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State Capture: What It Is and What It Means for the Constitutional Order

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Duration: 0:43:47 | Added: 18 Jun 2019
Legal researchers Katarina Sipulova and Nick Friedman describe corruption in politics and the judiciary in the post-transitional states of Eastern Europe and South Africa

Katarína Šipulová recounts the capture of one arm of the state – the judiciary – in Slovakia and the Czech Republic, where post-Soviet democratization was largely influenced by the EU accession conditionality, and consequently paid little regard to the specific factors at play in the region, leading to vague rules and poor oversight of the judiciary, which was consequently captured from within.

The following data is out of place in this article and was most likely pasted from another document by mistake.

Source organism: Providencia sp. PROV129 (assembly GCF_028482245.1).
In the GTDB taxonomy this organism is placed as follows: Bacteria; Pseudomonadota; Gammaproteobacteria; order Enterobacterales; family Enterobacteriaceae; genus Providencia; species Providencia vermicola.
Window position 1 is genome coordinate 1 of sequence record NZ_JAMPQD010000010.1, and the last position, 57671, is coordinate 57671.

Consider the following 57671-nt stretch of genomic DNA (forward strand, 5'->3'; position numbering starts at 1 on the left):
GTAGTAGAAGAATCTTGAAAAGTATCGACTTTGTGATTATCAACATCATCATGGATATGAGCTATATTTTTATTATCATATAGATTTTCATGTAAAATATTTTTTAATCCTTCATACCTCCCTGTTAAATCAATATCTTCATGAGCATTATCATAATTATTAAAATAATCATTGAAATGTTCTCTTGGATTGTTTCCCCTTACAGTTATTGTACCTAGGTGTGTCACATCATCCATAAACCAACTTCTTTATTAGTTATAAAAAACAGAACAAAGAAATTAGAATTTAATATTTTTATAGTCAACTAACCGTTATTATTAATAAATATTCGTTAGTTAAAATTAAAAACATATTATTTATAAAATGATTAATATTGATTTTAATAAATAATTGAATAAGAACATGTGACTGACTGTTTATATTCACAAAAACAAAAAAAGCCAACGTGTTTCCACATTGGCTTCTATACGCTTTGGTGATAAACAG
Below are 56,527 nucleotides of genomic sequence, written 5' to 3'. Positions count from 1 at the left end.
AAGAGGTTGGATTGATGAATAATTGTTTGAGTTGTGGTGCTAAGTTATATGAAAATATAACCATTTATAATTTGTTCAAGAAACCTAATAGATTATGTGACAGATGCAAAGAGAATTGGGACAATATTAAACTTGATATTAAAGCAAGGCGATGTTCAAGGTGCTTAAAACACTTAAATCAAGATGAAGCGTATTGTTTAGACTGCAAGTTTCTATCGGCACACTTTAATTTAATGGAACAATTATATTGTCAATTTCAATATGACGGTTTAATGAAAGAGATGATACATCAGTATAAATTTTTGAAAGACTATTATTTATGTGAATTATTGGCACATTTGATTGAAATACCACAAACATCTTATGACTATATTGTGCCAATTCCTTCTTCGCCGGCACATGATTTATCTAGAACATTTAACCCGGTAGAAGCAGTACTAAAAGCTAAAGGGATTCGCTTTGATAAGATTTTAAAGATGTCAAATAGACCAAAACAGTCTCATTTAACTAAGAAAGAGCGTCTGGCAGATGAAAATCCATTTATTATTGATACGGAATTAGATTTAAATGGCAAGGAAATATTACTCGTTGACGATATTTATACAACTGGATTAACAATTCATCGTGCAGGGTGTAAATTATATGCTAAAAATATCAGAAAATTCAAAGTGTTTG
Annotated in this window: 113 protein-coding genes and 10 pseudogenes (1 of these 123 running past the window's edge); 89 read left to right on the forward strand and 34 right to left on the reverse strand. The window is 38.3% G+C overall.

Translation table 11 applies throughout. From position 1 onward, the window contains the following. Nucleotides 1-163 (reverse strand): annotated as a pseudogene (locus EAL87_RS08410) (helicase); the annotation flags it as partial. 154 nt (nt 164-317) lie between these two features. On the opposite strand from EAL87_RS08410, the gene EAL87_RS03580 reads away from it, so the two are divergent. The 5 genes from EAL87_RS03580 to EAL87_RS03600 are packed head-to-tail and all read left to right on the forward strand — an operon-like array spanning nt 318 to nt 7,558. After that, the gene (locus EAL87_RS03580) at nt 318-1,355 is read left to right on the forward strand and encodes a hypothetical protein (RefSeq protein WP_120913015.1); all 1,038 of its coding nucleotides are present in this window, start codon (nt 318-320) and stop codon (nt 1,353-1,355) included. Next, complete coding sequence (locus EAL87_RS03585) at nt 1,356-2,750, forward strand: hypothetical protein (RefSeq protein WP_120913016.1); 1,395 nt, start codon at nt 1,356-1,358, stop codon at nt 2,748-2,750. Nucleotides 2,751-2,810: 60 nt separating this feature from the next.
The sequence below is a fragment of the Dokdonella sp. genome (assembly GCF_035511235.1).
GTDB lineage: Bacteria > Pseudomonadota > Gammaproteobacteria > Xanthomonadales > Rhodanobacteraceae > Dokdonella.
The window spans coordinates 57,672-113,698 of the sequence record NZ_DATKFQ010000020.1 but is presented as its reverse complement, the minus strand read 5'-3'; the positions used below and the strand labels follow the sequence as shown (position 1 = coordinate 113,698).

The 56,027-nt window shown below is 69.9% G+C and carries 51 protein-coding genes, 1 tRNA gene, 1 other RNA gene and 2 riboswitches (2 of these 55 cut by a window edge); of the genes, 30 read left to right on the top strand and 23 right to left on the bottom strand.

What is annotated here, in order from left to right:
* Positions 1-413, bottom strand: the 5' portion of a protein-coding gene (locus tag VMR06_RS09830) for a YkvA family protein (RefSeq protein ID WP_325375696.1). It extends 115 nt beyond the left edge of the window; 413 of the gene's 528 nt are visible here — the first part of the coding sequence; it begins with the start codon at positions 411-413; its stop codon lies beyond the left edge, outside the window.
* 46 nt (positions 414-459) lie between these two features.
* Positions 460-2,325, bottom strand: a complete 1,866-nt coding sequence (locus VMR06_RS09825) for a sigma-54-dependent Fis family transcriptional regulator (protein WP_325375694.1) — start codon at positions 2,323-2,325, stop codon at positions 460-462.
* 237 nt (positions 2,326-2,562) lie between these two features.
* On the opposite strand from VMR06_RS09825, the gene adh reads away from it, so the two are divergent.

Nick Friedman examines the situation in South Africa, where a $7 billion corruption scandal involving a trio of brothers from the Gupta family seized control of the state under President Zuma, leading to his resignation last year. Dr Friedman notes that despite the failures at state level, the scandal showed the importance of maintaining robust actors within the system, such as the minister who exposed the scandal, the fiercely independent media that broke the story, and a court system that is conducting an investigation into the wrongdoing.

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